PJ Harvey is the first artist to win the coveted Mercury Prize twice, and she's done it with a remarkable concept album about her homeland - and its wars abroad. Ben Thompson watched her debut the songs live last March--Barney Hoskyns, Editorial Director, Rock's Backpages
On the left of the Troxy stage stands PJ Harvey - enrobed in one of her Belgian fashion confederate Ann Demeulemeester's trademark pristine, shroud-like creations, topped off with the kind of extravagant black feathered head-dress which suggests a raven has recently made an emergency landing on her head.
To the right, amid a reassuring huddle of antique instruments, lurk Harvey's three-man backing band - her mentor-turned-helpmeet John Parish, composer and multi-instrumentalist Mick Harvey (no relation), and a French drummer wearing brown leather riding-boots.
It would be wrong to say that never the twain shall meet, as PJ's fluttery, bird-like vocals and sinuous, muscular guitar-playing are beautifully integrated into her backing trio's intuitive musical backdrops. But it's the gap between them that gets this very special show's formidable sparks really flying.
There has always been an element of the dressing-up box in PJ Harvey's work, and her latest incarnation as a mournful inheritor/eulogist of Albion's warrior heritage - two parts Boadicea to three parts Wilfred Owen - is one of her most persuasive to date. And the brazen theatricality of her current persona as British pop's best-dressed war poet allows her to smuggle through a still more daring innovation.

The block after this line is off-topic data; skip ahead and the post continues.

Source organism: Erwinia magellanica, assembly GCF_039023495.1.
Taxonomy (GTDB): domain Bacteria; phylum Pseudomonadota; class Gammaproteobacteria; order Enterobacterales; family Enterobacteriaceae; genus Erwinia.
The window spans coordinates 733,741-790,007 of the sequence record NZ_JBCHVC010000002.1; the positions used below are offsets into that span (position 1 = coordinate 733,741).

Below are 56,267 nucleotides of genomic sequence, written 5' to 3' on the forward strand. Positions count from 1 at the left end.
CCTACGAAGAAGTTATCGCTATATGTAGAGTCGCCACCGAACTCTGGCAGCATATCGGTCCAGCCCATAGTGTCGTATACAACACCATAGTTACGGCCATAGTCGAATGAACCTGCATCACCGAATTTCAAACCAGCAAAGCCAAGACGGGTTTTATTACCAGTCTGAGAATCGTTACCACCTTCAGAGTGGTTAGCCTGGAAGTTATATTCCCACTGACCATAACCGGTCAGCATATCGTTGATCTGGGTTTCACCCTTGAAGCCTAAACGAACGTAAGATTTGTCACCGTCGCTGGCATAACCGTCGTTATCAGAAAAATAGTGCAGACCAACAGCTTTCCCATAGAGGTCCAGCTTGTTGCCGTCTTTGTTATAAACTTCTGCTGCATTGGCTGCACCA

Where her earlier records often recycled pre-existing rock mythology, PJ Harvey's new album Let England Shake employs direct musical quotation to startlingly original effect. 'The Glorious Land' somehow incorporates fragments of both a regimental trumpet and the Police's 'The Bed's Too Big Without You' into its stinging admonitory slap to Queen Victoria's imperial visage. And the exquisite Iraq War ballad 'Written On The Forehead' rests on the improbably sure foundation of Niney the Observer's '70s reggae classic 'Blood & Fire'.
It's absurdly thrilling to see John Parish activate this last sample in person, perhaps because at that moment the architecture and history of the music stands out in the same stark relief from its surroundings as the battlefield detritus which now scars Harvey's blasted lyrical landscape.
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Photo by Matt Kent/WireImage